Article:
By Jenny Smulson, Vice President of Government Relations, AJCU
In a posthumous New York Times opinion piece published in late July, the Honorable John Lewis, former member of Congress and Civil Rights leader, wrote, “Democracy is not a state. It is an act, and each generation must do its part to help build what we called the Beloved Community, a nation and world society at peace with itself.”
This year, the challenge of holding an election during a worldwide pandemic has upended our nation’s conventional model for exercising the right to vote. Instead of the majority of voters heading to the polls on Tuesday, November 3, most voters in states across the country voted early and/or by mail. In many states, the margin of victory was slim, reminding us of the importance and value of each vote. During this election season (both on and before November 3), who took John Lewis’ words to heart?
According to the Center for Information Research on Civic Learning and Engagement (CIRCLE), about 52 percent of eligible young people (ages 18-29) voted (an increase of approximately 8 percent from 2016). While young people of color favored the Biden/Harris ticket by significant margins, young voters overall choose President-elect Joe Biden and Vice President-elect Kamala Harris by a 61% – 36% margin. Their voices may have been especially impactful in swing states like Michigan and Pennsylvania.
AJCU institutions contributed to this swell of youth participation by providing resources to potential voters, including students, faculty and staff. We highlighted stories from four of our campuses in last month’s issue of Connections. Two more examples can be found at institutions located in the aforementioned Pennsylvania and Michigan: states that helped to tip the balance in this election. At The University of Scranton in Scranton, PA, the Royals Vote initiative provided timely information and resources to help engage student voters. Resource guides shared voting deadlines and explained how to register, develop a voting plan and track one’s ballot. Titans Together For the Vote at the University of Detroit Mercy in Detroit, MI used a similar model, providing students with the important information they would need to take part in the democratic process of voting.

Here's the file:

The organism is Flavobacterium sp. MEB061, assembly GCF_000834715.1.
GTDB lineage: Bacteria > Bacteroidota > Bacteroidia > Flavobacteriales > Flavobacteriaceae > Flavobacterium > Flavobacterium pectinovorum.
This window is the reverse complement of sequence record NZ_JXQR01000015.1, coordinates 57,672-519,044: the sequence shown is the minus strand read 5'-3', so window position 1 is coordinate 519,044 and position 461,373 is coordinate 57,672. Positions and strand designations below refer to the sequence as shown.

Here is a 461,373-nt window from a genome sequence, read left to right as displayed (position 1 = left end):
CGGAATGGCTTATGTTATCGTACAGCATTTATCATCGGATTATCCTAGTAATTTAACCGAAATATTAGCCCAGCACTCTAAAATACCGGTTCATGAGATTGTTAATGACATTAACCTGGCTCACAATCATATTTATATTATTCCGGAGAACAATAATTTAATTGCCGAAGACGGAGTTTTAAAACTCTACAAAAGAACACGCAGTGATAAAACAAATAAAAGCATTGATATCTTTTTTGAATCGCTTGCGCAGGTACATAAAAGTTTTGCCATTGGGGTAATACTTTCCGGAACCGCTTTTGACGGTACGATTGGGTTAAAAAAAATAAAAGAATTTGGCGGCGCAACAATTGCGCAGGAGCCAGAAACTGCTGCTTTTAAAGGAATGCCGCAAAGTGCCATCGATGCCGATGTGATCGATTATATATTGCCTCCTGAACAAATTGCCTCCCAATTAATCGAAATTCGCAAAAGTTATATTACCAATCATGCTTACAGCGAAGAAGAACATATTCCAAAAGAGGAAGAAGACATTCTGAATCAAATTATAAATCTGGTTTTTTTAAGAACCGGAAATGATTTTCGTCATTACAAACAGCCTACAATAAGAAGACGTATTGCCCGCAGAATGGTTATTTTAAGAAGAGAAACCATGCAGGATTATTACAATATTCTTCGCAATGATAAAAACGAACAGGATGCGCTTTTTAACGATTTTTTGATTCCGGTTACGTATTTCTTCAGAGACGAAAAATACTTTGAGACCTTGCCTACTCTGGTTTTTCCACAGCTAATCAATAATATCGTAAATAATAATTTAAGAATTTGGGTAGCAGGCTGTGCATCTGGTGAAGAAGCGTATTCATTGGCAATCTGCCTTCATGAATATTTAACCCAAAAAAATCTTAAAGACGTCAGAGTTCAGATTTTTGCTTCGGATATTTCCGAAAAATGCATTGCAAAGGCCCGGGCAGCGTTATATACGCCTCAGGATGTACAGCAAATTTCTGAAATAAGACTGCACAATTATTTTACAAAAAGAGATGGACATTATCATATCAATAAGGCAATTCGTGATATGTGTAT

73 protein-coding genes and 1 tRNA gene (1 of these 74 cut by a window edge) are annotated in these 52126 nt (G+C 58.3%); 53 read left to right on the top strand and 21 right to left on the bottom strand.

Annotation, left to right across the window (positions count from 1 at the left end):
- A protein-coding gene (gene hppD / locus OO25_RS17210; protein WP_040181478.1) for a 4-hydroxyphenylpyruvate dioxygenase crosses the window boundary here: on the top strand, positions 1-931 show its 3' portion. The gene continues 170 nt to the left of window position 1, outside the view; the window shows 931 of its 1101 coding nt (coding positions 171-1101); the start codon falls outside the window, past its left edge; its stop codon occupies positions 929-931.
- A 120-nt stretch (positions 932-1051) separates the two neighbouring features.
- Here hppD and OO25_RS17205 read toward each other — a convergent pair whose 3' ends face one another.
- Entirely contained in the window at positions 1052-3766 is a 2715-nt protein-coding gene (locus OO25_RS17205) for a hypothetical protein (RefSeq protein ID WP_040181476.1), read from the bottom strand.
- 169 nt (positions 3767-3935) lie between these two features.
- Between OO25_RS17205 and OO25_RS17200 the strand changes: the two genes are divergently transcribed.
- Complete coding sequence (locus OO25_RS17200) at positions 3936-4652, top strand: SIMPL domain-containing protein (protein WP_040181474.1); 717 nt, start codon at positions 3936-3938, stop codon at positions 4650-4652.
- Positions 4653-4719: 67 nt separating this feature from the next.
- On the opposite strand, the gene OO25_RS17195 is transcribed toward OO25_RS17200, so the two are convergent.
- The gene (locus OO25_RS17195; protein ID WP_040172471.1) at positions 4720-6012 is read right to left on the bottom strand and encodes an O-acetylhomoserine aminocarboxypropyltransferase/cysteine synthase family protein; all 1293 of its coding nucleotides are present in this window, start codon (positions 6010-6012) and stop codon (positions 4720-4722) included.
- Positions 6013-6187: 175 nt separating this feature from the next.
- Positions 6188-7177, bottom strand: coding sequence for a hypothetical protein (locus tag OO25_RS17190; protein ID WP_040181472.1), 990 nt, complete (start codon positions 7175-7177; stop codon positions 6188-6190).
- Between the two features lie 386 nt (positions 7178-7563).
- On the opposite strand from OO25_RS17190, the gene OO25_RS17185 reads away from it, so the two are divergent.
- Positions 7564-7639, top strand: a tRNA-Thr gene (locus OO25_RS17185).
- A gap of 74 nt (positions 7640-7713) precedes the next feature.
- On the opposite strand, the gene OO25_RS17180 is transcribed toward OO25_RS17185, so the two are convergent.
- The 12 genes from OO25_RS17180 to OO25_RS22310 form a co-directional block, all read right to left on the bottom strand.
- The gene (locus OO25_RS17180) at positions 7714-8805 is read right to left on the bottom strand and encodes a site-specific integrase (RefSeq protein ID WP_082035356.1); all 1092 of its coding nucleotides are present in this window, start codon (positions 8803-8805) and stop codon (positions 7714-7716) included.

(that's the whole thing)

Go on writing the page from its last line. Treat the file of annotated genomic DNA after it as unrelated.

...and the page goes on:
The CIRCLE data show that in both Pennsylvania and Michigan, the net youth vote for President-elect Biden was greater than the vote margin. Did they make the difference? We cannot say that with certainty, but we can say that the youth vote contributed overall to victories for the Biden/Harris ticket. Creating awareness and sharing resources was not unique to these institutions, however, as all AJCU institutions worked to inform, empower and encourage student engagement in the election.
The Presidential election is not the only race that will define the federal policy agenda this year and beyond. Although the results are not final, it appears that Democrats will set the agenda in the U.S. House of Representatives, but with a slimmer margin than in the previous 116th Congress. Control of the Senate is still unknown, with two run-off races in Georgia that will determine which party will hold the majority. The outcomes of these two Georgia Senate races will determine whether we have Democratic majorities in the House, Senate and White House, or if this 117th Congress will begin with shared governance. As in Michigan and Pennsylvania, young voters turned out in the Georgia general election and accounted for 21 percent of the vote. Will they play a significant role in the run-off? My guess is that they will meet the call to act again, and that their votes will be consequential in these high-stakes races.
As we look ahead to January, AJCU has a lot of work to do, and we are excited to get started! We will re-engage with our elected leaders – new and returning – and remind them (or introduce them) of the power of a Jesuit education, and why we work to make this formational type of learning accessible to students from the United States and across the world.